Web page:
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2.2.2 Use of Standard Weight Spans
Implementation of the preceding analysis provides a simple way to design for weight loading. The engineer may first support all concentrated loads in the system as closely as possible, reducing the stresses due to those loads to near zero. Next, converting the formula Mmax = w12/10 into its corollary:
Lall = (10 Z SaIl / w)1I2
Where:
Lall = allowable pipe span for weight loading, in
Z ::: section modulus of pipe, in3
SaIl = approximate allowable stress of piping material for weight stresses (Sh, less
pressure stresses, divided by intensification factor. for example). psi
If the pi ping system is then supported, such that no straight span exceeds Lall. the engineer can be sure that allowable weight stresses are not exceeded in the system, and no analysis per se need be done.
In order to save even the brief. time required to calculate Lall, the Manufacturer Standardization Society of the Valve and Fitting Industry has calculated allowable piping spans for various piping configurations, arid published them in their standard MSS SF·69 (Figure 2·10). They have calculated the maximum allowable piping weight spans based upon the following criteria:
1  the pipe is assumed to have standard wail, with insulation,
2 the maximum moment is calculated as Mmax = wI2/10.
3  no concentrated loads are present,
4 ~ there are no changes of direction in the spans, which are assumed to run in the horizontal plane,
5 . the maximum allowable stress is assumed tobe 1500 psi, combined bending and shear.
6  maximum deflection of the span under load is limited to 0.1", and
7 stress intensification factors of components are not considered.
Due to the low allowable stress value used. there is sufficient factor of safety that this standard span may be applied to a wide range of piping configurations.
If the engineer supports a piping system such that no span in the system exceeds the standard spans listed in the table, it is virtually certain that the system is adequately supporte~ for weight loading. However, it is rare that a piping system has no concentrated
COADE Pipe Stress Analysis Seminar Notes
loads, consists of only horizontal runs with minimal changes in direction, etc. Therefore, standard practice dictates that standard spans be applied subject to the following four
caveats:
1 Supports should be located as close as possible to concentrated weights .... The theoretically best location for a support is directly on the concentrated load; however, . this is usually impracticaL
2 A developed length of 3/4 of the standard span or less should be used when the
piping run changes direction in the horizontal direction, in order to minimize eccentric moments. The theoretically best location for a support is on an elbow; , however, this is not recommended due to the bend stiffening and increased local stresses associated with attachments on a bend.
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STANDARD PRAcnCE
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COADE Pipe Stress Analysis Seminar Notes
3  The standard span doesn't apply on risers, since no moment (and thus no stress) develops regardless of the riser length. The number and location of supports should be determined by the location and strength of building steel. However, it is preferable to locate supports above the center of gravity oflong risers in order to prevent toppling.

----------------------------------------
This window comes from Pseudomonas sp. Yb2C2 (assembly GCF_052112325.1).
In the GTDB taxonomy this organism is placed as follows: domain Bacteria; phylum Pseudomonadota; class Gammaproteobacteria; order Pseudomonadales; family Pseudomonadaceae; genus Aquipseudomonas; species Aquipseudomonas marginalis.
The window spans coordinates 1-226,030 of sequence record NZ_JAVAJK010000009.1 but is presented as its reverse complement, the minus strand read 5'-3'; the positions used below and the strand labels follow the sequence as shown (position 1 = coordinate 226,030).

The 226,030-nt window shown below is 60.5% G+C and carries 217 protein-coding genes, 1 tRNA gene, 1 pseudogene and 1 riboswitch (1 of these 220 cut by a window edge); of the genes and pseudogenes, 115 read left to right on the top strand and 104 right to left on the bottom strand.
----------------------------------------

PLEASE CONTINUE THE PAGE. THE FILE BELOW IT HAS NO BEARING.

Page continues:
4  Support locations should be selected as close to building steel as possible in order
to simplify support configuration.
The steps involved in supporting a piping system for sustained loads can be illustrated with an example. In Figure 211, the system consists of a 12" diameter, standard schedule steel pipe filled with water, with a design pressure of 150 psi, and a design tern perature of 3 50oF, which runs between two equipment nozzles.
The engineer first must determine the standard span for the system. For 12" diameter, water filled pipe, the standard span is shown in MSS SP69 to be 23 feet. For changes of direction, 3/4 of this span is 17 feet4 inches.
Next, the engineer locates supports. The first concern is to locate them near concentrated loads  supports should be located as close as possible to the two valves (for example, near node points 20 and 70). The first of these is optional, depending on whether the nozzle at node point 10 is assumed to act as an anchor, and whether it is desirable to minimize the
nozzle loads on the equipment. 
The next concern is the placement of supports on the riser. Assume that the capacity of the building steel dictates that the weight of the riser be split between two supports. It is recommended that one of these be placed above the center of gravity of the riser (for exam ple, 15 feet below the top of the riser).
Now supports can be located elsewhere in the system, starting at the nozzle at node point 10. A support was located near node point 20 earlier; we now want to locate the next one downstream within the standard span. It is evident that pipe changes direction within 23 feet, so the developed length to the next support should be maintained as less than 17 feet 4 inches. The next run of pipe accommodates a full 23 foot run, so two supports can be located between node points 30 and 40. The line of action of the supports on the riser provide support to the end of the horizontal 30M40 run, so no additional support is required at node point 40. Support locations can be continued to be selected in this manner until all locations meet the selection criteria; one solution is shown in the Figure 212.
Once completed, what does this accomplish? By using the standard span criteria, the engineer can assume that the maximum stress in the piping system due to weight loading does not exceed 1500 psi. Therefore, substituting this value for the weight component of the stress equation: